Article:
Law360 (November 20, 2018, 7:31 PM EST) — A Dallas judge has threatened to jail a representative of security company GardaWorld and attorneys at Lewis Brisbois for refusing to turn over GPS data for a truck involved in a fatal collision.
Following a plaintiffs call for a contempt finding earlier this month, Judge Monica McCoy Purdy agreed that Garda and its defense counsel at Lewis Brisbois Bisgaard & Smith LLP defied a court order to turn over tracking data for an armored truck that struck a motorcyclist and to make system GPS data and tracking experts available for interviews.
Judge Purdy also ordered the defense to bring a witness to a scheduled December deposition to log into a Garda GPS system with his employee credentials so that the truck’s complete route and tracking data could be viewed.
The court “shall reserve ruling on whether or not the representative of the Garda defendants and [Lewis Brisbois] shall be confined to jail pending compliance with this order,” the judge said.
The Nov. 9 order comes in a suit filed by the spouse and a child of Virgilio Martinez. Martinez was riding a motorcycle in Dallas in January when he collided with a Garda armored truck that made a left turn in front of him.
The complaint filed in February alleges that the driver made an improper turn from a nonturn lane, among other negligent acts, that resulted in Martinez’s death.
With discovery underway this fall, the plaintiffs told the Dallas court in September that Garda refused to make employees of a GPS tracking and data service company available for depositions and was also playing “a shell game” with detailed GPS data for the truck’s route on the day of the motorcycle collision.
Moreover, plaintiffs’ lawyers accused the company in an October filing of forcing them to make a trip to Los Angeles to interview a purported “guru” of Garda’s truck GPS system, only to later assert that it was another person whom the plaintiffs’ lawyers should have interviewed all along.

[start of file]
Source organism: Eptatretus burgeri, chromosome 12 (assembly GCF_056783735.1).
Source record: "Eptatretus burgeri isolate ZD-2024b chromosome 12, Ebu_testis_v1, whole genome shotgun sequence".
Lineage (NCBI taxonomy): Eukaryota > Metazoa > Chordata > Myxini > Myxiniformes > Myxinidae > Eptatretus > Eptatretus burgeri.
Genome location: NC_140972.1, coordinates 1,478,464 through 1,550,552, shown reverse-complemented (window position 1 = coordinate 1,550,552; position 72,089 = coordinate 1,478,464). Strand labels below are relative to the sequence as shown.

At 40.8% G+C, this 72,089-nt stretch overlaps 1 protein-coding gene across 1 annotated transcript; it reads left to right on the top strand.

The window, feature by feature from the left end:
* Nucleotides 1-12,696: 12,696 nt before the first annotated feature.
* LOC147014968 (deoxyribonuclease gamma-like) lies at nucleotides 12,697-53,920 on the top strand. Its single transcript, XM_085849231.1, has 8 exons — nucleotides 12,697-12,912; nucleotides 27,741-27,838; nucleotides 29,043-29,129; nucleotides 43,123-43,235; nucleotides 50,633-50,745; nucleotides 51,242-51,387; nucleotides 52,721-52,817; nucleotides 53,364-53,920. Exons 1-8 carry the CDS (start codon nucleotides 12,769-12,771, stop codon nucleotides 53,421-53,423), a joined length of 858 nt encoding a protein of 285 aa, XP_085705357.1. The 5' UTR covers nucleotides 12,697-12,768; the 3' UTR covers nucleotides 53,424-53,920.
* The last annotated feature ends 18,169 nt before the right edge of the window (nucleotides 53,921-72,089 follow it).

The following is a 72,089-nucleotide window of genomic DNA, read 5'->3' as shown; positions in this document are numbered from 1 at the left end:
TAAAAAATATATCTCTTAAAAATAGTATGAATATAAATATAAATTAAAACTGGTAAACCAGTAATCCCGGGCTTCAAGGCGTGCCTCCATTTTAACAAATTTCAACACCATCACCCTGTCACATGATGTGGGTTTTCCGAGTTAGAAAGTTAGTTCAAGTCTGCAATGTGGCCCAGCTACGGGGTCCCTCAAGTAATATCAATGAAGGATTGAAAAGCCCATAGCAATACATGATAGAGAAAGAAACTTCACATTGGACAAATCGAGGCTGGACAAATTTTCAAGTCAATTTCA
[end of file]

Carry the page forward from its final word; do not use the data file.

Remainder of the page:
In a Nov. 6 reply to a contempt request, Garda counsel acknowledged missing a production deadline but argued that most of the alleged production problems had already been rectified or soon would be. The company also denied that it had willfully disobeyed a court order compelling depositions and the turnover of additional GPS data, characterizing a contempt finding as unwarranted.
Garda “engaged an outside company in a multiday effort to retrieve the [GPS] information sought by plaintiffs,” the filing states. “This effort goes above and beyond that required by Texas law.”
Plaintiffs counsel Christopher S. Hamilton said that at the contempt hearing he presented what he called unintelligible tracking maps turned over in discovery and evidence that Garda had tried to obscure data showing its driver recklessly turned across multiple lanes of traffic before colliding with Martinez.
Defense counsel “was acting dumb and pretending like they didn’t know what we were asking for, and this is a firm that holds itself as being extraordinarily sophisticated” in trucking cases, he said.
Lewis Brisbois trucking partner Edward A. Davis declined to comment Tuesday, citing the ongoing litigation. Plaintiffs are represented by Christopher S. Hamilton, Stephen T. Blackburn, Ray T. Khirallah Jr. and Andrea L. Fitzgerald of Hamilton Wingo LLP.
The case is Martinez et al. v. King Easley et al., case number DC-18-02249, in the 116th Judicial District Court of Dallas County, Texas.